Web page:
Issue 2: Eat, Play, Love, Porter Style


EAT

Just Because Chocolates and Confections, Timmins, ON |  justbeecausechocolates.com

Chocolate and Confections seekers, you’re in for a treat. Pastry chef and chocolatier extraordinaire Brianna “Bee” Demers is drawing rave reviews in Timmins for her gorgeous handmade bonbons and delectable desserts, all housed in the cutest storefront this side of Paris.

 

Tuco’s Taco Lounge, Sudbury, ON | tucostacolounge.com

Vegan Mexican food? We’re believers! All it took was one taste of Tuco’s “phish” taco, made with battered, deep-fried avocado. Happily, co-owners Matt Browning and Jessica Nadel, also husband and wife, aren’t too concerned with sticking to tradition. In addition to authentic fare on hand-formed corn tortillas, Tuco’s tips its hat to Canada with touches like poutine and a mac-and-cheese burrito.

Omnivores, take note: At Tuco’s, you won’t miss the meat — really. Browning explains, “We’ve had vegans who were sure their meals contained meat question their servers.”

Tuco's Taco Lounge

 

Bad Bones Ramen, St. John’s, NFL |  badbonesramen.ca

Newfoundland’s spring gales can chill you to the core, but one slurp of Bad Bones’ flavourful, brothy noodles will set a body right. Try the pork tonkatsu.

Soupy Saviour

 

Five and Dime, Saint John, NB |  fiveanddimesj.com

This cozy bar, opened in early 2017, takes tunes and booze to the next level with its huge record collection, bring-your-own-vinyl nights, and an impressive selection of craft brews.

Five and Dime

 

Perles et Paddock, Montréal |  perlesetpaddock.com

In a gorgeously-renovated, sunlit garage in the Griffintown district, Maxime Perreault and Jessica Goulet’s boîte pays homage to the neighbourhood’s equestrian past. The duo serves up a roster of innovative cocktails, accompanied by such surf-and-turfy delights as oysters, organic Irish salmon, beef cheeks, and lobster with sweetbreads.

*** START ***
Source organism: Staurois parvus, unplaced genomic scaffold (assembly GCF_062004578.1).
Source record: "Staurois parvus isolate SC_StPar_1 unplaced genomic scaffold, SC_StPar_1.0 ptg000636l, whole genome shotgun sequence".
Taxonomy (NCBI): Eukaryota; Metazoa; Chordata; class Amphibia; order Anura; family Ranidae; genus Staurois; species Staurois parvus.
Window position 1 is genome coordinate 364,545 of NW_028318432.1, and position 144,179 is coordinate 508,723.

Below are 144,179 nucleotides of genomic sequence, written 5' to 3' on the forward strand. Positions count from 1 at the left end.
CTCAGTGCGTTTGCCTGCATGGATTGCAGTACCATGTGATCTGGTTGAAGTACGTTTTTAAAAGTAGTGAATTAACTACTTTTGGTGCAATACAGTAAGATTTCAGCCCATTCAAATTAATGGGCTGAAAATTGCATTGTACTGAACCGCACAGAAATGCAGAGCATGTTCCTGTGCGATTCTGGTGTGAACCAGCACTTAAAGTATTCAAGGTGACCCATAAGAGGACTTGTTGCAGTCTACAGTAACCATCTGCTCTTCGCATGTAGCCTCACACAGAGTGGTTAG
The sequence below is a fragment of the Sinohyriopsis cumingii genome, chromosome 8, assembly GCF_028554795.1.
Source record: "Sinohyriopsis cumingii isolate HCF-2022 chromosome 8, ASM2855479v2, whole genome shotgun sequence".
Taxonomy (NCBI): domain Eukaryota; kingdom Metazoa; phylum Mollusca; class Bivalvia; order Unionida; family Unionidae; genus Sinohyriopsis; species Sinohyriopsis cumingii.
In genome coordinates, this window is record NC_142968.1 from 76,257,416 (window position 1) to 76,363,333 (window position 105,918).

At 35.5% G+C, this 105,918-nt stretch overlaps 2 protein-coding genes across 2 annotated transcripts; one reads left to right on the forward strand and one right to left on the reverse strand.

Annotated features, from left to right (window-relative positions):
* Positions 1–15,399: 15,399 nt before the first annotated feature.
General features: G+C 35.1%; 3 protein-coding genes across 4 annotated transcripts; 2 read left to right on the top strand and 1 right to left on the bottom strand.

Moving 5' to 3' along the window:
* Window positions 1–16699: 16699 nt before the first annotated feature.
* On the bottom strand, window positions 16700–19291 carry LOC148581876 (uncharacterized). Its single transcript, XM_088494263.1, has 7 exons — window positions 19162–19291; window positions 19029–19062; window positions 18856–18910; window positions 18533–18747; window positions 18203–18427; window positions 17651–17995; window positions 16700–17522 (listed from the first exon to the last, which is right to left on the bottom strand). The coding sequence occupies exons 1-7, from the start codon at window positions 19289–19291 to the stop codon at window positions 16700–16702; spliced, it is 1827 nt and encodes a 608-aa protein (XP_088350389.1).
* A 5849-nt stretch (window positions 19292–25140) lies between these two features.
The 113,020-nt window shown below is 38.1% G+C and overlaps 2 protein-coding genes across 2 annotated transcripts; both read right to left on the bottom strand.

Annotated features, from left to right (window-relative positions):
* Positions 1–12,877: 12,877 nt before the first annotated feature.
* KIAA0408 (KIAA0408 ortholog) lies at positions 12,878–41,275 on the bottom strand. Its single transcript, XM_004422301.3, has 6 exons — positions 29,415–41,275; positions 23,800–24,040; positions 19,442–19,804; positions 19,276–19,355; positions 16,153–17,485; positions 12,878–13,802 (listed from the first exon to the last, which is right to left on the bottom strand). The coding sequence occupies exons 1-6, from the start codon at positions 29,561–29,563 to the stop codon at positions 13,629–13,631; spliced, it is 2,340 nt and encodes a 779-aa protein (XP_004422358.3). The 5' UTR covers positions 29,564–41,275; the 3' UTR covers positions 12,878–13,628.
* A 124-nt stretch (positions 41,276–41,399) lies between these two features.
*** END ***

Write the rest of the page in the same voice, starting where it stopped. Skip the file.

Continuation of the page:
Ceval Chic

 

Beatnik, Chicago | beatnikchicago.com

This expansive, souk-inspired space, stuffed with ornate architectural salvage, antique rugs and lush greenery, serves up a visual feast for diners at West Town’s new hot spot. But the decadent comfort-classic dishes — Lebanese-style roast lamb, fattoush salad, rabbit arepas and squid ink masa dumplings — steal the show.

 

PLAY

 

Bodega, Boston | shop.bdgastore.com

In the Back Bay ’hood, savvy sneakerheads beeline to a high-end boutique hidden in a deceptively run-of-the-mill corner store. Step behind the Snapple machine (yes, really), and you’ll find yourself in a slick retail space packed with cutting-edge streetwear, plus a covetable selection of rare and limited edition kicks.

Sneak Attack

 

AGO, Toronto |  ago.net

Yayoi Kusama — Infinity Mirrors, March 3–May 27. At the Art Gallery of Ontario, the only Canadian stop on Kusama’s stellar Infinity Mirrors tour will have you seeing more than just stars. We’re talking dots, stripes, flickering lights, mirrored walls and patterned soft sculptures, all combined into an immersive, hypnotic multi-room installation by one of Japan’s most intriguing contemporary artists. Bottom line? Mind. Blown.

AGO

 

Tut’s Fever Movie Palace, New York | movingimage.us

At this brilliant, kitschycampy theatre installation at the Museum of the Moving Image in Astoria, you can catch a classic serial movie. The installation is modelled after the grand movie palaces of the ’20s — think sphinxes, hand-painted murals, Egyptian-style frescoes and a heck of a lot more fun than Netflix.

Tut's Fever Movie Palace

 

LOVE

 

Bronze Kingdom, Orlando | bronzekingdom.com

If you need a break from the mouse and his friends, take a side trip to this little-known gem of a museum. It boasts the world’s largest collection of African bronze art, and breathtaking, palatial pieces from the Benin and Bamoun tribal kingdoms, some dating back to the early 17th century.

Bronze Kingdom

 

Canada Goose Arctic Gallery, Ottawa |  nature.ca

Canada Goose Arctic Gallery at the Canadian Museum of Nature —This new gallery curated by people who live in the North, including Indigenous groups, celebrates the flora, fauna and cultures of Canada’s highest latitudes. Our takeaway? The Arctic is not just cold — it’s downright cool.